FAA monitors all 737 MAX flights via satellite.

Using technology that transmits data from an aircraft via satellites, the Federal Aviation Administration (FAA) is now monitoring every Boeing 737 MAX on every flight around the world to check the aircraft’s performance.

See also: TUI fly Belgium, the first European airline resume flights with the 737 MAX.

The system will “flag deviations from certain parameters during all phases of flight and alert the FAA’s aviation safety division. Safety engineers and inspectors will use the early notification to further analyze the incident,” the federal agency said.

The FAA is using the data to closely monitor MAX performance and try to detect any problems early. The agency has never before conducted real-time scrutiny of a single aircraft model, Reuters reported.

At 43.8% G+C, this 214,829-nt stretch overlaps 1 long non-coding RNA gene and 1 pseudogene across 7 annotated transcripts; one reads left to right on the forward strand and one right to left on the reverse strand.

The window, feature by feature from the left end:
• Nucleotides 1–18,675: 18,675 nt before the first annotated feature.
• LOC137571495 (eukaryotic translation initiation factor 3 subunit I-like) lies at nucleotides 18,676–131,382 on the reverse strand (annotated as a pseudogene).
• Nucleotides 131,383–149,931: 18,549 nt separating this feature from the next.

See also: Southwest already date to resume flights with 737 MAX.

To do so, it has contracted Aireon, based in McLean, Virginia, to use a system called Automatic Dependent Surveillance-Broadcast (ADS-B) to track the MAXs in flight, transmitting aircraft data every half-second to the FAA’s Technical Center near Atlantic City, New Jersey.

ADS-B is a more accurate tracking system than radar and also transmits more data.

All new Airbus or Boeing aircraft are equipped with an ADS-B transmitter that continuously sends each aircraft’s identity, its exact GPS position, trajectory, ground speed, altitude and vertical rate of climb or descent, as well as any indication from the aircraft’s systems of an emergency event, such as a code indicating an automatic Traffic Collision Avoidance System (TCAS) warning.

For the MAX tracking contract with the FAA, whose scope the agency has expanded after an initial 10-week trial, Aireon will provide daily reports on flights that took off the previous day.

For each MAX aircraft, it will report how many times it took off, the duration of the flights and any anomalies detected.

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